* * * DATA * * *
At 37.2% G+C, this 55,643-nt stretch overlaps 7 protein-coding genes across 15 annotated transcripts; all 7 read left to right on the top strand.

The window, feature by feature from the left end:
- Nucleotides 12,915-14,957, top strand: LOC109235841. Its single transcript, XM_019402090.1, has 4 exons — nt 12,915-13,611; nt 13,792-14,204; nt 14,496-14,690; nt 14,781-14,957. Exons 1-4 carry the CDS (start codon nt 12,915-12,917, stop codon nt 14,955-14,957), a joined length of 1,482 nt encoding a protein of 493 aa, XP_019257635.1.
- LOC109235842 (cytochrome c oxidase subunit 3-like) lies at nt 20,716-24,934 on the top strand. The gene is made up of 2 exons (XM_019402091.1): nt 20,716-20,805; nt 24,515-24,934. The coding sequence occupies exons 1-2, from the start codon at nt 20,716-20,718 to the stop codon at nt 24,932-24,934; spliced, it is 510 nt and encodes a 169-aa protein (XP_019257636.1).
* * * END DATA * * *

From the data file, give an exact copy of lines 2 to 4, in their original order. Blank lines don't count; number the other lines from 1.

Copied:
The window, feature by feature from the left end:
- Nucleotides 12,915-14,957, top strand: LOC109235841. Its single transcript, XM_019402090.1, has 4 exons — nt 12,915-13,611; nt 13,792-14,204; nt 14,496-14,690; nt 14,781-14,957. Exons 1-4 carry the CDS (start codon nt 12,915-12,917, stop codon nt 14,955-14,957), a joined length of 1,482 nt encoding a protein of 493 aa, XP_019257635.1.
- LOC109235842 (cytochrome c oxidase subunit 3-like) lies at nt 20,716-24,934 on the top strand. The gene is made up of 2 exons (XM_019402091.1): nt 20,716-20,805; nt 24,515-24,934. The coding sequence occupies exons 1-2, from the start codon at nt 20,716-20,718 to the stop codon at nt 24,932-24,934; spliced, it is 510 nt and encodes a 169-aa protein (XP_019257636.1).